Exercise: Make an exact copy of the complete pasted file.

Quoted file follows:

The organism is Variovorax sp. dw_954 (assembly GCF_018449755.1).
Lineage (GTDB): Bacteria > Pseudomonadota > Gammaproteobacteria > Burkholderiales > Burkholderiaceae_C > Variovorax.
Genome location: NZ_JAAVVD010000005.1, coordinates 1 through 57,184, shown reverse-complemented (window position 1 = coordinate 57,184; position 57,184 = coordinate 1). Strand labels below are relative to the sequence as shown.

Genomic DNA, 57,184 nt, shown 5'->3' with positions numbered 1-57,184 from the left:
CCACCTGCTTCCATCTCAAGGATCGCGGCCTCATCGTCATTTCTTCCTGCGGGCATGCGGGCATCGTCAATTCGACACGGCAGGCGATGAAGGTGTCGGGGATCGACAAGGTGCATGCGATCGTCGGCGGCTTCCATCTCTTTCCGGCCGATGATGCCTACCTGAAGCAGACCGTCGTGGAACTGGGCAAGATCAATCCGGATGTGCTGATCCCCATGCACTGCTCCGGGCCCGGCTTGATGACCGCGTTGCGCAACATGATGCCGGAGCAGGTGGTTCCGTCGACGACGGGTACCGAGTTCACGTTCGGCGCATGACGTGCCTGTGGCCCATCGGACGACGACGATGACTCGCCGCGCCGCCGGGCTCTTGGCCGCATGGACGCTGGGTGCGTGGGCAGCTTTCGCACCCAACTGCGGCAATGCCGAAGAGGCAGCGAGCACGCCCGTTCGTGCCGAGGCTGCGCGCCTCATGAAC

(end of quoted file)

The organism is Variovorax sp. dw_954 (assembly GCF_018449755.1).
Lineage (GTDB): Bacteria > Pseudomonadota > Gammaproteobacteria > Burkholderiales > Burkholderiaceae_C > Variovorax.
Genome location: NZ_JAAVVD010000005.1, coordinates 1 through 57,184, shown reverse-complemented (window position 1 = coordinate 57,184; position 57,184 = coordinate 1). Strand labels below are relative to the sequence as shown.

Genomic DNA, 57,184 nt, shown 5'->3' with positions numbered 1-57,184 from the left:
CCACCTGCTTCCATCTCAAGGATCGCGGCCTCATCGTCATTTCTTCCTGCGGGCATGCGGGCATCGTCAATTCGACACGGCAGGCGATGAAGGTGTCGGGGATCGACAAGGTGCATGCGATCGTCGGCGGCTTCCATCTCTTTCCGGCCGATGATGCCTACCTGAAGCAGACCGTCGTGGAACTGGGCAAGATCAATCCGGATGTGCTGATCCCCATGCACTGCTCCGGGCCCGGCTTGATGACCGCGTTGCGCAACATGATGCCGGAGCAGGTGGTTCCGTCGACGACGGGTACCGAGTTCACGTTCGGCGCATGACGTGCCTGTGGCCCATCGGACGACGACGATGACTCGCCGCGCCGCCGGGCTCTTGGCCGCATGGACGCTGGGTGCGTGGGCAGCTTTCGCACCCAACTGCGGCAATGCCGAAGAGGCAGCGAGCACGCCCGTTCGTGCCGAGGCTGCGCGCCTCATGAAC